Items of interest from this week’s meetings of the TRC’s two key committees, Consents & Regulatory, and Policy & Planning:
The two Committees generally meet every six weeks, on the same day. Each is made up of Councillors and external members, including representatives nominated by Iwi.
Riparian efforts ramping up
Impressive progress has been made protecting ringplain waterways with fences and vegetation, the Policy & Planning Committee was told, with more than 4800km of streambanks fenced and nearly 3000km planted under the Council’s Riparian Management Programme. This represents 86% of fencing and 72% of planting set out in the scheme’s individual property plans. Plan holders have so far ordered 450,000 plants for this winter’s planting season, compared with 360,000 at the same time last year, and the programme should be mostly completed by the end of the decade. The Committee was told an audit process has been developed to make it clear to holders what plan completion entails. The programme remains voluntary but land owners have been given clear notice that the Council intends making riparian protection mandatory. The Government is also considering similar moves, the Committee was told, but the Council believes its own requirements will meet any new national standards and may, in fact, be more comprehensive and effective. Fencing and planting waterways addresses many environmental issues arising from diffuse run-off. An independent NIWA report last year found that Taranaki’s riparian protection work to date has contributed to improved freshwater health and a reduction in bacteria levels.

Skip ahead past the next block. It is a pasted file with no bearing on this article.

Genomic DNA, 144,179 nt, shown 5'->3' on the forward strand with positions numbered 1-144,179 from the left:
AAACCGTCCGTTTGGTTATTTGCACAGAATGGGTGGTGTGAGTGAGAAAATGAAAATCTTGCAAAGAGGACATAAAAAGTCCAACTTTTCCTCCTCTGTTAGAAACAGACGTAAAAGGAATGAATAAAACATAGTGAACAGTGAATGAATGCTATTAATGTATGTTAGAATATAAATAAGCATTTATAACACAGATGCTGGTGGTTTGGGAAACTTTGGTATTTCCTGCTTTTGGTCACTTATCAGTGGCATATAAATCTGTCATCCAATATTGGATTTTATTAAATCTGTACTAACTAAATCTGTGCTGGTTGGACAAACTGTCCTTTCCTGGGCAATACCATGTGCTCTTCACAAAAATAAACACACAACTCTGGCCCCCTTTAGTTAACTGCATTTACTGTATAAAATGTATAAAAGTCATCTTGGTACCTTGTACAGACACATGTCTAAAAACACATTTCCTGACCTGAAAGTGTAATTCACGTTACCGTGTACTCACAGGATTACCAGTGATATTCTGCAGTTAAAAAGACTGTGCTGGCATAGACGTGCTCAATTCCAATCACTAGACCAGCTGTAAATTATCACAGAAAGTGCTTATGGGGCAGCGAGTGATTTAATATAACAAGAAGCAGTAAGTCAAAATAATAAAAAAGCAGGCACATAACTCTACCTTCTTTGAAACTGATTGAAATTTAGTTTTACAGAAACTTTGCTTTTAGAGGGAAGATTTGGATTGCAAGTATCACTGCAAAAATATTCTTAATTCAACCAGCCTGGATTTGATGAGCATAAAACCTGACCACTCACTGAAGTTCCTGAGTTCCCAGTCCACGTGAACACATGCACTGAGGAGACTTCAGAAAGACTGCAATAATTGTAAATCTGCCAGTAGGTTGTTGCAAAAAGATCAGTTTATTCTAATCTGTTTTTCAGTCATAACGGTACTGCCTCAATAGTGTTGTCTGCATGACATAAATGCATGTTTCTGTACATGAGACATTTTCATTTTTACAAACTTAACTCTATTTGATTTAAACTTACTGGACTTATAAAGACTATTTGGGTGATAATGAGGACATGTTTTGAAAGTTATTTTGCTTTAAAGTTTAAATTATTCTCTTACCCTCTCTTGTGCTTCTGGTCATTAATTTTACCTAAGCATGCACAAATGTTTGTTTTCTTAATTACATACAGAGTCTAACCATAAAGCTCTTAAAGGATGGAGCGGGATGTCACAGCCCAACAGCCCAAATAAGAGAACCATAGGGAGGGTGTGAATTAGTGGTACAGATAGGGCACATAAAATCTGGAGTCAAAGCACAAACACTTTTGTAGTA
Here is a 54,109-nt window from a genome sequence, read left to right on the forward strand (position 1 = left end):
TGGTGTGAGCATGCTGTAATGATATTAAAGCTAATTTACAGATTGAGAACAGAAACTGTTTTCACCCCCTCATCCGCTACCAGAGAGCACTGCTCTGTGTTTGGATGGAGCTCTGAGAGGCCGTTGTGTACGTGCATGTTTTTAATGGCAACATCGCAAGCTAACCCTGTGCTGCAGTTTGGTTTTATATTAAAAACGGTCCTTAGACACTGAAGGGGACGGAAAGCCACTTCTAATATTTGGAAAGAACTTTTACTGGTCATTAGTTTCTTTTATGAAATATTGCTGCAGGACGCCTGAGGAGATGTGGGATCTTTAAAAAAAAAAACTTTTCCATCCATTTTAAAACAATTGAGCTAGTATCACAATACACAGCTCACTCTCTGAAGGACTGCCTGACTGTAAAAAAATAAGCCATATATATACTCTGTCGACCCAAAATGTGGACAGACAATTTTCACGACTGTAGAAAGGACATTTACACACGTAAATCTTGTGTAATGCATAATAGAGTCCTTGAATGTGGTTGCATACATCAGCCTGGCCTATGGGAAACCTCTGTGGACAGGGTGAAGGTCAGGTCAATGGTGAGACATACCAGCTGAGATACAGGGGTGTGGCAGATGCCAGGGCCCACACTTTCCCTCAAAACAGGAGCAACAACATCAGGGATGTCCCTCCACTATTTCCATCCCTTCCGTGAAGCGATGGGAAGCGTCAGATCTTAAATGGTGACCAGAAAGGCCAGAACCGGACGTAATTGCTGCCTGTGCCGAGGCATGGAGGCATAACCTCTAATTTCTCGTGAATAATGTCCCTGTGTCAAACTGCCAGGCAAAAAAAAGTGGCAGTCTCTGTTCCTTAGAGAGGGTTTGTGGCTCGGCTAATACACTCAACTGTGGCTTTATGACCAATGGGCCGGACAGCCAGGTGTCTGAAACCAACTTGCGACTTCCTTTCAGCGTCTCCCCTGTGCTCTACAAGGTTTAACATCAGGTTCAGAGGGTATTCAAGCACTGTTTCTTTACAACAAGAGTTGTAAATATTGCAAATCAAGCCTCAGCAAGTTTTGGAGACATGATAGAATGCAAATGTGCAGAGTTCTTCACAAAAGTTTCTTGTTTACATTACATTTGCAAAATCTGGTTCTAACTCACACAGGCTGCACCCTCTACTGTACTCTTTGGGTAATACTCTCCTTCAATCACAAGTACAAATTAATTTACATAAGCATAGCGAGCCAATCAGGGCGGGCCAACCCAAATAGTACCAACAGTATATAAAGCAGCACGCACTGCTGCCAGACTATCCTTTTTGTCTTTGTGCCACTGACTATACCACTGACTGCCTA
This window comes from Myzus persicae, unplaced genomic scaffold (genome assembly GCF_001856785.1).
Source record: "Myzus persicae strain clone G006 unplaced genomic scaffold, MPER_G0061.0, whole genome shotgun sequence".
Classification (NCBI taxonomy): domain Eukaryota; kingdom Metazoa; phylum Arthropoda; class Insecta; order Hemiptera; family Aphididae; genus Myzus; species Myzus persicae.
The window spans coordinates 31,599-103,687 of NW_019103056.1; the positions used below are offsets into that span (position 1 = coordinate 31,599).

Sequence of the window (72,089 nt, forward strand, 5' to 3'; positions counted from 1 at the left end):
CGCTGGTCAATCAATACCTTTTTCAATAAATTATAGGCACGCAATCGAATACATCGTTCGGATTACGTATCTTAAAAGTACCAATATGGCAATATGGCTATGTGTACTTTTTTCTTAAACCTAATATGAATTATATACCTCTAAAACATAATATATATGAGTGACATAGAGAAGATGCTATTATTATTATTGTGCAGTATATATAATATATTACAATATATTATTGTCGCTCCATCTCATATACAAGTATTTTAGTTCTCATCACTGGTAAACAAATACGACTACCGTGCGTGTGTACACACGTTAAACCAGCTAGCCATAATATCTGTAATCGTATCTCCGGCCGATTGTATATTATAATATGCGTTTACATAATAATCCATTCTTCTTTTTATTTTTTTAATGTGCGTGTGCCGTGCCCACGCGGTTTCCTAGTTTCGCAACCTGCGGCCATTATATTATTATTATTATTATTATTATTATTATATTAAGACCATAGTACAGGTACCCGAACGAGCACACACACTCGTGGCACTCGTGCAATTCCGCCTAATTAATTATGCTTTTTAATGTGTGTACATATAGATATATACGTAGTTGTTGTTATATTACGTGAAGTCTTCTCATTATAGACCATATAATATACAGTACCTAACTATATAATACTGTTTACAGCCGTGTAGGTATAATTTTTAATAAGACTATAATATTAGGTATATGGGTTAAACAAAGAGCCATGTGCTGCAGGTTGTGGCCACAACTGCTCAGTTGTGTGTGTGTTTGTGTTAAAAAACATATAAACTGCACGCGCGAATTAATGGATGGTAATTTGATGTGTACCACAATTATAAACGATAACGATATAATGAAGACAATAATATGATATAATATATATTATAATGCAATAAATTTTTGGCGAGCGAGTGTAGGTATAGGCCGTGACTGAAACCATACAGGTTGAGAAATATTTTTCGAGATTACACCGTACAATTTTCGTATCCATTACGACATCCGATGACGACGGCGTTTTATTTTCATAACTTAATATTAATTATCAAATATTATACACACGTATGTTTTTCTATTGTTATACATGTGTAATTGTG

Proposed Coastal Plan tweaked; hearing next
Changes to the Proposed Coastal Plan have been recommended after detailed discussions with submitters, the Policy & Planning Committee was told. The recommended changes include measures to manage and mitigate the potential effects of seismic surveying on little blue penguins, clarification of the status of utility infrastructure, clearer rules on alterations, maintenance and extensions to coastal structures, and a prohibition on new discharges of treated human wastewater. A hearing of submissions is likely to be held in July and some submitters have indicated they no longer wish to be heard, the Committee was told. The Hearing Committee will consist of two Councillors and an independent Commissioner with expertise in tikanga Māori and issues relevant to tangata whenua. Following further analysis after the hearing, the Council will finalise and adopt the new plan.
Climate change in the mix
Thought-provoking suggestions on climate change from the Parliamentary Commissioner for the Environment are largely consistent with approaches taken by the Council, the Policy and Planning Committee was told. The Commissioner, Simon Upton, has warned of dangers and risks in the use of forests as carbon sinks, and also believes animal-generated emissions need to be treated differently to fossil-fuel emissions, as the former have a far shorter life than the latter. He advocates a ‘landscape’ approach where climate initiatives are integrated with measures seeking broad environmental gains. The Committee was told that the Council’s own programmes – improving water quality, establishing riparian protection, encouraging sustainable land management and enhancing biodiversity – are contributing significantly to climate change mitigation and adaptation as well as promoting social, economic and environmental sustainability.
Good marks for most consent holders